By Rev. Eugene Boylan
THERE ARE NO new principles in the spiritual life. The fundamental principle — to seek God and to be united to him in Christ — never changes. The other principles are derived from that one, and are also fixed; but their application to particular circumstances, and the choice of means to the end, must take into account the varying conditions of human life. Thus it may be the case that in modern times, there is need to insist with greater emphasis on certain practices than formerly.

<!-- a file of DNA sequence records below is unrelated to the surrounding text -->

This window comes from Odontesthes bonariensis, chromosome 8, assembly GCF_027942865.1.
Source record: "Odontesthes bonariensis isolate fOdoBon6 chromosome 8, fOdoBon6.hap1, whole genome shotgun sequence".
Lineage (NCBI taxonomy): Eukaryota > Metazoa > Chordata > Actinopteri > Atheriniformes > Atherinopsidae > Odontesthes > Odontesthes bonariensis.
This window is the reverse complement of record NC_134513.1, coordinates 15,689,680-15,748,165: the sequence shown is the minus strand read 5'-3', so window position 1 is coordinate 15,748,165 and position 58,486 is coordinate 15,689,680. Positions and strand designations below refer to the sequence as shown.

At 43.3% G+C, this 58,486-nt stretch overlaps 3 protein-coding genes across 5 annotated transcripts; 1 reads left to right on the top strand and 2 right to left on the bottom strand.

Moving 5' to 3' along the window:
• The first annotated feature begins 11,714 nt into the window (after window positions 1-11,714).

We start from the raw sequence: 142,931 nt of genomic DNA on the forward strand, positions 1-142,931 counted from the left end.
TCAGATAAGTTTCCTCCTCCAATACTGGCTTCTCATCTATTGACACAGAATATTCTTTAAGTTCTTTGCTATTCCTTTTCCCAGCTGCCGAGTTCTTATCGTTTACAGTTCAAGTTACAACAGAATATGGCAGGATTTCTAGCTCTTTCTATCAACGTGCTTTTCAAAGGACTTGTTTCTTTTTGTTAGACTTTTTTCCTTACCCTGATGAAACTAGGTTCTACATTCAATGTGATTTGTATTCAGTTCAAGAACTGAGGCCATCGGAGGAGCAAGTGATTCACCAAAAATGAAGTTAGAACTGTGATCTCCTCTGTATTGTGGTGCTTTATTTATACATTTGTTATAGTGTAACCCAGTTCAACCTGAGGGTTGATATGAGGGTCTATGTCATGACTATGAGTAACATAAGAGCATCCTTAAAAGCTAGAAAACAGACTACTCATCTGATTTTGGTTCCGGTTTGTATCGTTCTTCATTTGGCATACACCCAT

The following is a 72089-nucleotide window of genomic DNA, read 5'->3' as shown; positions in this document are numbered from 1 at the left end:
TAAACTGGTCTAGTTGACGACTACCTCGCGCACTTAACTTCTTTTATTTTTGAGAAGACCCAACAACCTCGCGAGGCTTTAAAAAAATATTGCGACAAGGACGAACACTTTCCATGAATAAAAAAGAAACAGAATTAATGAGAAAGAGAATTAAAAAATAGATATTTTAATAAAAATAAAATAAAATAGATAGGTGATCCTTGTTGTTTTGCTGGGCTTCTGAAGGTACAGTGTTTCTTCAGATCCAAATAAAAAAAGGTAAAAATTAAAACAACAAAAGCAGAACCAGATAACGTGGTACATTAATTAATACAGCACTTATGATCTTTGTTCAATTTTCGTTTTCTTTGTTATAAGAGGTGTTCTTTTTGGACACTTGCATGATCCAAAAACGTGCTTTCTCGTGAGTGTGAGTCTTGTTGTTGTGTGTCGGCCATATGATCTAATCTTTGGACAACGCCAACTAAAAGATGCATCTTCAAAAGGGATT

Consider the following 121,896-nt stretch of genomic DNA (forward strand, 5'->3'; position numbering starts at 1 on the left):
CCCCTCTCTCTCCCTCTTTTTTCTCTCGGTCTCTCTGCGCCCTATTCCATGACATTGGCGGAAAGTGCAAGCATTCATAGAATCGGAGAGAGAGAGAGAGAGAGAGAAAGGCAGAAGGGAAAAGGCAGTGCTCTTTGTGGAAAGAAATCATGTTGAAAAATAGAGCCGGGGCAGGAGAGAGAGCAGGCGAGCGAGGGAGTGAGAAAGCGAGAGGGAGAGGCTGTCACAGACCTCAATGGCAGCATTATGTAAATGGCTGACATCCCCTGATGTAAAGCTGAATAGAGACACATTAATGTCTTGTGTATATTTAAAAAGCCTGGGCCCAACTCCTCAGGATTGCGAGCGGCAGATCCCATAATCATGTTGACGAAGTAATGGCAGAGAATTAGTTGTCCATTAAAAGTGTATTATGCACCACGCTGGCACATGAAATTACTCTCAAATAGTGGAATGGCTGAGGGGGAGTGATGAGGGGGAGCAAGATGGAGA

Now if there is one thing for which modern conditions have produced a special necessity, it is the regular practice of spiritual reading. It is, of course, only a question of degree; for reading, or some other form of instruction, was always necessary. But oral instruction, the common opinion of men, the example of our neighbors, and the trend of life in general, play a smaller part in the formation and instruction of Catholics than they did formerly. People do not go to hear sermons now as they used to; religion is not talked about, at least with any accuracy; our neighbors often have ideals that are far from Catholic — if indeed they have any at all; and there is little in our general surroundings that is of direct help to incite us or to help us to find God.
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